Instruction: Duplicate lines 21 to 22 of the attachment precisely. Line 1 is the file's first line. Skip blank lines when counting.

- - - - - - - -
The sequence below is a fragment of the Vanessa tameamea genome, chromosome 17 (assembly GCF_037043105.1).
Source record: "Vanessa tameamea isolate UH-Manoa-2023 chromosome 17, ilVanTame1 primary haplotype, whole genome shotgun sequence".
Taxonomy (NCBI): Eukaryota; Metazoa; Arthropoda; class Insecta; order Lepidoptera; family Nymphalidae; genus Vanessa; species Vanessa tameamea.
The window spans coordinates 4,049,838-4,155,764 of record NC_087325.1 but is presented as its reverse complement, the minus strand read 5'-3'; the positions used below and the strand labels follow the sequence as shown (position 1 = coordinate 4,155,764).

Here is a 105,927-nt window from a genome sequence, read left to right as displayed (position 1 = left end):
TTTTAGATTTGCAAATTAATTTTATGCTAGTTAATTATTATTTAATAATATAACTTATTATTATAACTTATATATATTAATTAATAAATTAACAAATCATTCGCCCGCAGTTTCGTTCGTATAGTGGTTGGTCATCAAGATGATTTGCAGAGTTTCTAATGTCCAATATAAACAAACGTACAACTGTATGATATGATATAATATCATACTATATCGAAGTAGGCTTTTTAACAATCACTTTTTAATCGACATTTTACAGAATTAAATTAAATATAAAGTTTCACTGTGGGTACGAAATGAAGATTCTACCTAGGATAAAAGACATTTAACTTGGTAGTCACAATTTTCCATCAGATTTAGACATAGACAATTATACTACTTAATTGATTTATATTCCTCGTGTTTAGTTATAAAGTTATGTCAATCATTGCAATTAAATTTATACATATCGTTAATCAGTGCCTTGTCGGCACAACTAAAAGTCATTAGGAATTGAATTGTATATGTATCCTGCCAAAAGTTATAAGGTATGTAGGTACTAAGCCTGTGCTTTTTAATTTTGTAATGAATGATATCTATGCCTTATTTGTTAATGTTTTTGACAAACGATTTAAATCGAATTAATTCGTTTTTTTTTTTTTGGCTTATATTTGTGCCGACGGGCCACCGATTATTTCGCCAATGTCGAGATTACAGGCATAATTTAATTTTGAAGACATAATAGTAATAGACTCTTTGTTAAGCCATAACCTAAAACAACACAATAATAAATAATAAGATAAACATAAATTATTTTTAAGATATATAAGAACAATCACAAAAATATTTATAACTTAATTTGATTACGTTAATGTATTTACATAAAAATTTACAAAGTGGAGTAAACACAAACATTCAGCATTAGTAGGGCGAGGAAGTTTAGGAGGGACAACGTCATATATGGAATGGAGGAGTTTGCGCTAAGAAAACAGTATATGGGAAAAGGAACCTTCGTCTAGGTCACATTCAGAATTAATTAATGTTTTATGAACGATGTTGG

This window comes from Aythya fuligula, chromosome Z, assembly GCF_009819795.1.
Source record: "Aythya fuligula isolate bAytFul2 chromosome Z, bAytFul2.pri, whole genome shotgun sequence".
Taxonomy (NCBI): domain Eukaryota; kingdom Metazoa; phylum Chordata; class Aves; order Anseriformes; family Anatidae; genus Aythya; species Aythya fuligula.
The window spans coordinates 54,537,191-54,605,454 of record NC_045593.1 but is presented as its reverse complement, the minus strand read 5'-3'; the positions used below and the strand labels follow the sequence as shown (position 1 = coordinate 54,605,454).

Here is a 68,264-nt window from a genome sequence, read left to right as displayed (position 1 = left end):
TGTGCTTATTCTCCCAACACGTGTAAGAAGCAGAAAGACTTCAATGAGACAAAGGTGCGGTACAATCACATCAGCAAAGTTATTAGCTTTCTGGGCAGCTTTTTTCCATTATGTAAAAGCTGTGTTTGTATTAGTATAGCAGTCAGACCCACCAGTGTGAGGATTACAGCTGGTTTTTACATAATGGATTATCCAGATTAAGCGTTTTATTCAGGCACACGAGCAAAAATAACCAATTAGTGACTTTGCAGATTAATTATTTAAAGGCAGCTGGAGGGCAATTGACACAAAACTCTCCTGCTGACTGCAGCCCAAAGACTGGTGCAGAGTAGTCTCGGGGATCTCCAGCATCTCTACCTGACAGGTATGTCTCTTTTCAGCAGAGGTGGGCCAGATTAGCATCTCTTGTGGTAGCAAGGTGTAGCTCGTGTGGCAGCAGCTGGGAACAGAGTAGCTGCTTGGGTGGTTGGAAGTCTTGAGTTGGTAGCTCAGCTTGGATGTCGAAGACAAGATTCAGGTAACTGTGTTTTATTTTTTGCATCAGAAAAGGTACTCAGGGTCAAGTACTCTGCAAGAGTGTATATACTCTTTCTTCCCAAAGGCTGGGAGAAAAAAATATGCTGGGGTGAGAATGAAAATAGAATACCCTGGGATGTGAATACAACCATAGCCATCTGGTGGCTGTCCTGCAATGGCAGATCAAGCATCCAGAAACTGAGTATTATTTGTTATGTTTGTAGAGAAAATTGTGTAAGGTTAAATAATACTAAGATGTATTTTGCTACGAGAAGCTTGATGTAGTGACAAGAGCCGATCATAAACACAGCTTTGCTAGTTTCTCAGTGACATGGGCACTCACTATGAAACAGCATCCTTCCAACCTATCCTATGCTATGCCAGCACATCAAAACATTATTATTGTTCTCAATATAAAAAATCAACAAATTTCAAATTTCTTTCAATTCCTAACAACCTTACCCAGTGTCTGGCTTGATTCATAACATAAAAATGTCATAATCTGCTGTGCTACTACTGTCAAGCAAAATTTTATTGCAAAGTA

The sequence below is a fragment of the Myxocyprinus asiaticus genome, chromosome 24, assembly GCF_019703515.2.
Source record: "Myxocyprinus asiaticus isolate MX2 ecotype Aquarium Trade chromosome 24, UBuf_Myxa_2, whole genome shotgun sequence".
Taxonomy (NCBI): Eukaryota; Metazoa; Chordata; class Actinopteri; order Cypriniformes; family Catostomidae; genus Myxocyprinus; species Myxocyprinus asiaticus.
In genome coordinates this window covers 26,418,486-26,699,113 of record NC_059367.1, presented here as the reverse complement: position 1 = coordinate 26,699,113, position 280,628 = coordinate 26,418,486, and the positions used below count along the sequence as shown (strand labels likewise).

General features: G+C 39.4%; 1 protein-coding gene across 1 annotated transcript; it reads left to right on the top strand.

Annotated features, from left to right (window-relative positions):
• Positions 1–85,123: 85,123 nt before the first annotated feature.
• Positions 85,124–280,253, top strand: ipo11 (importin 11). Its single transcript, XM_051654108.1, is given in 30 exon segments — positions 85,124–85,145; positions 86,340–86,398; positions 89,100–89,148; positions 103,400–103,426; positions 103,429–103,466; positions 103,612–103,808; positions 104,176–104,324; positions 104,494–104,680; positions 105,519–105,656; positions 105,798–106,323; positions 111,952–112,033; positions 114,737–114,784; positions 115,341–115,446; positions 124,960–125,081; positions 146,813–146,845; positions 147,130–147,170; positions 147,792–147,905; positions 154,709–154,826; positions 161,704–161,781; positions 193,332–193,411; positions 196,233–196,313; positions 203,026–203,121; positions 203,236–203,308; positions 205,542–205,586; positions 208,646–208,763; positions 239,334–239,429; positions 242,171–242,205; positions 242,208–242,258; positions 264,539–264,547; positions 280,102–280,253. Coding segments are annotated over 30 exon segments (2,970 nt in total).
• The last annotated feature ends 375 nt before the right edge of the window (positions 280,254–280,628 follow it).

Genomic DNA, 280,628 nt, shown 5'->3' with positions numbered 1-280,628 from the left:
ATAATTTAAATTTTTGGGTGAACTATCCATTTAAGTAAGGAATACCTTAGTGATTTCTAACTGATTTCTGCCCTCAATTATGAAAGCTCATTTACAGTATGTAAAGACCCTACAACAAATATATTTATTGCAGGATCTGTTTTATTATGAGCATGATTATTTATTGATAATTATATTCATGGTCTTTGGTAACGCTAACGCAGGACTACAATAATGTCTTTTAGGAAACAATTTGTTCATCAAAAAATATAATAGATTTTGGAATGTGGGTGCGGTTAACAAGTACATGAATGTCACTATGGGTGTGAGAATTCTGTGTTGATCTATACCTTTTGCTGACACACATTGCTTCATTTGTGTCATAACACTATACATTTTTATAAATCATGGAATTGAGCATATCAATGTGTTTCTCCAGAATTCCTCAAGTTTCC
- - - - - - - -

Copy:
• The last annotated feature ends 375 nt before the right edge of the window (positions 280,254–280,628 follow it).

Genomic DNA, 280,628 nt, shown 5'->3' with positions numbered 1-280,628 from the left: